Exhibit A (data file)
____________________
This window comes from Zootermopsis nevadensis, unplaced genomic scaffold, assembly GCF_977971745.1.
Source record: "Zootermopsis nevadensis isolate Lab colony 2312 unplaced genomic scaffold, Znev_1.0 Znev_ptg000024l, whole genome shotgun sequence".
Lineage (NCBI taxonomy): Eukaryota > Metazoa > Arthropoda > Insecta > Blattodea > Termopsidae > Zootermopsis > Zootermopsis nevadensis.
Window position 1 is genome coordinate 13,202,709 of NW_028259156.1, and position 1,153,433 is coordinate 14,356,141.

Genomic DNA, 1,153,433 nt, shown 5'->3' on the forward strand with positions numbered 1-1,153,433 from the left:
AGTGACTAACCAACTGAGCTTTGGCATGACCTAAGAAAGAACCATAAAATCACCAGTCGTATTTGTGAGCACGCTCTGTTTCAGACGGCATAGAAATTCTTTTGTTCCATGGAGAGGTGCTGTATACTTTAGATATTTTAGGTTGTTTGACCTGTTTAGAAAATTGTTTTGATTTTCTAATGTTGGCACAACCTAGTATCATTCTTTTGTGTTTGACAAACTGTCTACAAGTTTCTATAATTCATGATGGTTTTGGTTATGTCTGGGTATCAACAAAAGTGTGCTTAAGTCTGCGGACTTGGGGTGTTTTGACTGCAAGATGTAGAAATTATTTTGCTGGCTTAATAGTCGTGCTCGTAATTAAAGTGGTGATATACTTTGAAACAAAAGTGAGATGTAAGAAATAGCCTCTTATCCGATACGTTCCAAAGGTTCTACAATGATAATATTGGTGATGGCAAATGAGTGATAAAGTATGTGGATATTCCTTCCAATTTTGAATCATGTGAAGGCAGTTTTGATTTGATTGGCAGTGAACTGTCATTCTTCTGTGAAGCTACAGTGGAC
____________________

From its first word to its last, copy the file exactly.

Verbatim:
This window comes from Zootermopsis nevadensis, unplaced genomic scaffold, assembly GCF_977971745.1.
Source record: "Zootermopsis nevadensis isolate Lab colony 2312 unplaced genomic scaffold, Znev_1.0 Znev_ptg000024l, whole genome shotgun sequence".
Lineage (NCBI taxonomy): Eukaryota > Metazoa > Arthropoda > Insecta > Blattodea > Termopsidae > Zootermopsis > Zootermopsis nevadensis.
Window position 1 is genome coordinate 13,202,709 of NW_028259156.1, and position 1,153,433 is coordinate 14,356,141.

Genomic DNA, 1,153,433 nt, shown 5'->3' on the forward strand with positions numbered 1-1,153,433 from the left:
AGTGACTAACCAACTGAGCTTTGGCATGACCTAAGAAAGAACCATAAAATCACCAGTCGTATTTGTGAGCACGCTCTGTTTCAGACGGCATAGAAATTCTTTTGTTCCATGGAGAGGTGCTGTATACTTTAGATATTTTAGGTTGTTTGACCTGTTTAGAAAATTGTTTTGATTTTCTAATGTTGGCACAACCTAGTATCATTCTTTTGTGTTTGACAAACTGTCTACAAGTTTCTATAATTCATGATGGTTTTGGTTATGTCTGGGTATCAACAAAAGTGTGCTTAAGTCTGCGGACTTGGGGTGTTTTGACTGCAAGATGTAGAAATTATTTTGCTGGCTTAATAGTCGTGCTCGTAATTAAAGTGGTGATATACTTTGAAACAAAAGTGAGATGTAAGAAATAGCCTCTTATCCGATACGTTCCAAAGGTTCTACAATGATAATATTGGTGATGGCAAATGAGTGATAAAGTATGTGGATATTCCTTCCAATTTTGAATCATGTGAAGGCAGTTTTGATTTGATTGGCAGTGAACTGTCATTCTTCTGTGAAGCTACAGTGGAC